Belt Gear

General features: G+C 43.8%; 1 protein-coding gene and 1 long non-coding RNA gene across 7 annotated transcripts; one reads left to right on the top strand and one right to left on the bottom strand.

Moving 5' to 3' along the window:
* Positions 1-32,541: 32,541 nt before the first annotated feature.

Alright, so we’ve got all our guns, now we need something to carry our ammo on our person. There are great systems on the market now that can make your entire belt in to one modular rig that you can setup for 3 gun, and any division in USPSA you can imagine by simply clicking in different pouches and holsters where you want them. Modularity is fantastic, but also expensive. You’ll need to start with a belt. Your leather pants belt won’t do. You need a stiff competition belt plain and simple. Go spend the 40-60$ on a DAA or CR Speed belt and let’s move on. You will need at least 2 pistol magazine pouches, 1 rifle magazine pouch and a way to carry your pistol. Kydex pistol and rifle mag pouches are preferred and generally are the most secure and durable. The blade-tech revolution series are great value options. Holster selection is extremely important. In 3 gun you frequently will move through a course of fire while shooting rifle or shotgun, while also carrying a live loaded pistol. It is imperative that you understand that if that live gun comes out of your holster accidentally you are done for the day. For that reason, it is important that you choose a holster that is first and foremost secure. Draw is important, but security is more important for this game. A holster that you can easily adjust for tension is what you want. You want the gun to crisply “pop” in and out of retention if you are using a passive retention holster. The other option, and the one I prefer is active retention holsters, aka duty holsters. On an active retention holster, something has to be engaged to release that gun from the holster, whether that be a thumb lever, or a hood. I am partial to the Safariland ALS series of holsters. I believe they offer the best balance of speed and security on the market and have the most intuitive release mechanism out there. The G-Code holsters are also a great alternative.